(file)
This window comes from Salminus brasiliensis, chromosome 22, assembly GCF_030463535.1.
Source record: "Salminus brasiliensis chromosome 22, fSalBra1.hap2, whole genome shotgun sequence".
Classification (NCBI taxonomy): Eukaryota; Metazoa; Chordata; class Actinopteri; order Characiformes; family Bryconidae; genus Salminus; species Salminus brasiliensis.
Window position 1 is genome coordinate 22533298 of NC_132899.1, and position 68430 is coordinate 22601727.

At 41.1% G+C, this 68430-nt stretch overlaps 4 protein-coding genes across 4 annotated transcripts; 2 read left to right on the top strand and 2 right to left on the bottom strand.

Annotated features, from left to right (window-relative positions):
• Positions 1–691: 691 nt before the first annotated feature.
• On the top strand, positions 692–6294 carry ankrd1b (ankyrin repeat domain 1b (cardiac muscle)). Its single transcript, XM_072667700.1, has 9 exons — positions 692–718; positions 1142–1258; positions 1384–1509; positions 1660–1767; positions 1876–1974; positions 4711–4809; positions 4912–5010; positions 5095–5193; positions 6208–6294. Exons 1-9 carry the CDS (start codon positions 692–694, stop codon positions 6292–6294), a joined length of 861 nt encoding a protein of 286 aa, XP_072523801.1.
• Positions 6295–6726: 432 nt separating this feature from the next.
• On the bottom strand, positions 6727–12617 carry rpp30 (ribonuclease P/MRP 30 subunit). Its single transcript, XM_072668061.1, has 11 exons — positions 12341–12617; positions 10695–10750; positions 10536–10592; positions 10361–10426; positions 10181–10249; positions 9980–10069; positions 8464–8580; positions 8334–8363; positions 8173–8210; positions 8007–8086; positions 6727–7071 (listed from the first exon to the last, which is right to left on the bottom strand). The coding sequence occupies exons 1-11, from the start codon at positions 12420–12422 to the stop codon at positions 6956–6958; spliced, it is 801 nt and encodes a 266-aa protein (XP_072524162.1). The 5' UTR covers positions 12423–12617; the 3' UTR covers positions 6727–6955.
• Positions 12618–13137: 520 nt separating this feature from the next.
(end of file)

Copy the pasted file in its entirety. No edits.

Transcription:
This window comes from Salminus brasiliensis, chromosome 22, assembly GCF_030463535.1.
Source record: "Salminus brasiliensis chromosome 22, fSalBra1.hap2, whole genome shotgun sequence".
Classification (NCBI taxonomy): Eukaryota; Metazoa; Chordata; class Actinopteri; order Characiformes; family Bryconidae; genus Salminus; species Salminus brasiliensis.
Window position 1 is genome coordinate 22533298 of NC_132899.1, and position 68430 is coordinate 22601727.

At 41.1% G+C, this 68430-nt stretch overlaps 4 protein-coding genes across 4 annotated transcripts; 2 read left to right on the top strand and 2 right to left on the bottom strand.

Annotated features, from left to right (window-relative positions):
• Positions 1–691: 691 nt before the first annotated feature.
• On the top strand, positions 692–6294 carry ankrd1b (ankyrin repeat domain 1b (cardiac muscle)). Its single transcript, XM_072667700.1, has 9 exons — positions 692–718; positions 1142–1258; positions 1384–1509; positions 1660–1767; positions 1876–1974; positions 4711–4809; positions 4912–5010; positions 5095–5193; positions 6208–6294. Exons 1-9 carry the CDS (start codon positions 692–694, stop codon positions 6292–6294), a joined length of 861 nt encoding a protein of 286 aa, XP_072523801.1.
• Positions 6295–6726: 432 nt separating this feature from the next.
• On the bottom strand, positions 6727–12617 carry rpp30 (ribonuclease P/MRP 30 subunit). Its single transcript, XM_072668061.1, has 11 exons — positions 12341–12617; positions 10695–10750; positions 10536–10592; positions 10361–10426; positions 10181–10249; positions 9980–10069; positions 8464–8580; positions 8334–8363; positions 8173–8210; positions 8007–8086; positions 6727–7071 (listed from the first exon to the last, which is right to left on the bottom strand). The coding sequence occupies exons 1-11, from the start codon at positions 12420–12422 to the stop codon at positions 6956–6958; spliced, it is 801 nt and encodes a 266-aa protein (XP_072524162.1). The 5' UTR covers positions 12423–12617; the 3' UTR covers positions 6727–6955.
• Positions 12618–13137: 520 nt separating this feature from the next.